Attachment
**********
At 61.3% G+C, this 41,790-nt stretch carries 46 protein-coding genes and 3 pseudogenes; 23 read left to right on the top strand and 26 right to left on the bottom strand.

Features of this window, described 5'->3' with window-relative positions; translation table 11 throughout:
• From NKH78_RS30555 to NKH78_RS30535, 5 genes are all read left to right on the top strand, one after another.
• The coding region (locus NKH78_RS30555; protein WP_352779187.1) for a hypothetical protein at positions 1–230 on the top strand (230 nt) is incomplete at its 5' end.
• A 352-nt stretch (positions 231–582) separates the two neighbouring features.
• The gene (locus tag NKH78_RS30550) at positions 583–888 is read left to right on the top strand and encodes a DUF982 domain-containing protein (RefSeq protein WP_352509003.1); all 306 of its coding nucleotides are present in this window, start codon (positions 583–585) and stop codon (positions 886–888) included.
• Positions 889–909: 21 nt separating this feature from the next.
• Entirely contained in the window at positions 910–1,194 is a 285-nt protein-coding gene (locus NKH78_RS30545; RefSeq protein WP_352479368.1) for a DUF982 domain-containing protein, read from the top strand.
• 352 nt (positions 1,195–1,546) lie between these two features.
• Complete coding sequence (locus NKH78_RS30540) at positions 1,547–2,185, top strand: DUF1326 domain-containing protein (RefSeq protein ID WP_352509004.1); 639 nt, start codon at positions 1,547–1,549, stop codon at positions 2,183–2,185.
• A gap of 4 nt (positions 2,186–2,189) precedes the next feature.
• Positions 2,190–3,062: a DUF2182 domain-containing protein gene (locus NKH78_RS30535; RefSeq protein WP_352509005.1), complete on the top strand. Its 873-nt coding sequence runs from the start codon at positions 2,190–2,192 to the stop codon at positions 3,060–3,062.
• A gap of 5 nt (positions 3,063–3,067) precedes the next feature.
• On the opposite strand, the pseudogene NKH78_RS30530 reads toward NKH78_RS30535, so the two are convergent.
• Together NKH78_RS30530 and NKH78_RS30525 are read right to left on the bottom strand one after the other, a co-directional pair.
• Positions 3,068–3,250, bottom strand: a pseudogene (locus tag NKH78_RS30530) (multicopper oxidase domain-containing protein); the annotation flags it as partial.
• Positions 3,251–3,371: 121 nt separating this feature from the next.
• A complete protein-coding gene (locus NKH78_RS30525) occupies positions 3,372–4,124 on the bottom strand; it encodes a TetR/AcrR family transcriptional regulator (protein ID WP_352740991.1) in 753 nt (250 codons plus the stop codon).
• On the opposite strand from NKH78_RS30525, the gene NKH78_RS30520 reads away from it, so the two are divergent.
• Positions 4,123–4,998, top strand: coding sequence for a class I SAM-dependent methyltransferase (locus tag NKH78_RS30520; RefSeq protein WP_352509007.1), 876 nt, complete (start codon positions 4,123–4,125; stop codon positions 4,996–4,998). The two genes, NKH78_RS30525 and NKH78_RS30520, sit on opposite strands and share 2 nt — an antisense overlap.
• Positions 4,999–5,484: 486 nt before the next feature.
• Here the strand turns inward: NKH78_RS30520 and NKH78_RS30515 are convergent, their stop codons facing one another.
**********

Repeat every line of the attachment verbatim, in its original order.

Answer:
At 61.3% G+C, this 41,790-nt stretch carries 46 protein-coding genes and 3 pseudogenes; 23 read left to right on the top strand and 26 right to left on the bottom strand.

Features of this window, described 5'->3' with window-relative positions; translation table 11 throughout:
• From NKH78_RS30555 to NKH78_RS30535, 5 genes are all read left to right on the top strand, one after another.
• The coding region (locus NKH78_RS30555; protein WP_352779187.1) for a hypothetical protein at positions 1–230 on the top strand (230 nt) is incomplete at its 5' end.
• A 352-nt stretch (positions 231–582) separates the two neighbouring features.
• The gene (locus tag NKH78_RS30550) at positions 583–888 is read left to right on the top strand and encodes a DUF982 domain-containing protein (RefSeq protein WP_352509003.1); all 306 of its coding nucleotides are present in this window, start codon (positions 583–585) and stop codon (positions 886–888) included.
• Positions 889–909: 21 nt separating this feature from the next.
• Entirely contained in the window at positions 910–1,194 is a 285-nt protein-coding gene (locus NKH78_RS30545; RefSeq protein WP_352479368.1) for a DUF982 domain-containing protein, read from the top strand.
• 352 nt (positions 1,195–1,546) lie between these two features.
• Complete coding sequence (locus NKH78_RS30540) at positions 1,547–2,185, top strand: DUF1326 domain-containing protein (RefSeq protein ID WP_352509004.1); 639 nt, start codon at positions 1,547–1,549, stop codon at positions 2,183–2,185.
• A gap of 4 nt (positions 2,186–2,189) precedes the next feature.
• Positions 2,190–3,062: a DUF2182 domain-containing protein gene (locus NKH78_RS30535; RefSeq protein WP_352509005.1), complete on the top strand. Its 873-nt coding sequence runs from the start codon at positions 2,190–2,192 to the stop codon at positions 3,060–3,062.
• A gap of 5 nt (positions 3,063–3,067) precedes the next feature.
• On the opposite strand, the pseudogene NKH78_RS30530 reads toward NKH78_RS30535, so the two are convergent.
• Together NKH78_RS30530 and NKH78_RS30525 are read right to left on the bottom strand one after the other, a co-directional pair.
• Positions 3,068–3,250, bottom strand: a pseudogene (locus tag NKH78_RS30530) (multicopper oxidase domain-containing protein); the annotation flags it as partial.
• Positions 3,251–3,371: 121 nt separating this feature from the next.
• A complete protein-coding gene (locus NKH78_RS30525) occupies positions 3,372–4,124 on the bottom strand; it encodes a TetR/AcrR family transcriptional regulator (protein ID WP_352740991.1) in 753 nt (250 codons plus the stop codon).
• On the opposite strand from NKH78_RS30525, the gene NKH78_RS30520 reads away from it, so the two are divergent.
• Positions 4,123–4,998, top strand: coding sequence for a class I SAM-dependent methyltransferase (locus tag NKH78_RS30520; RefSeq protein WP_352509007.1), 876 nt, complete (start codon positions 4,123–4,125; stop codon positions 4,996–4,998). The two genes, NKH78_RS30525 and NKH78_RS30520, sit on opposite strands and share 2 nt — an antisense overlap.
• Positions 4,999–5,484: 486 nt before the next feature.
• Here the strand turns inward: NKH78_RS30520 and NKH78_RS30515 are convergent, their stop codons facing one another.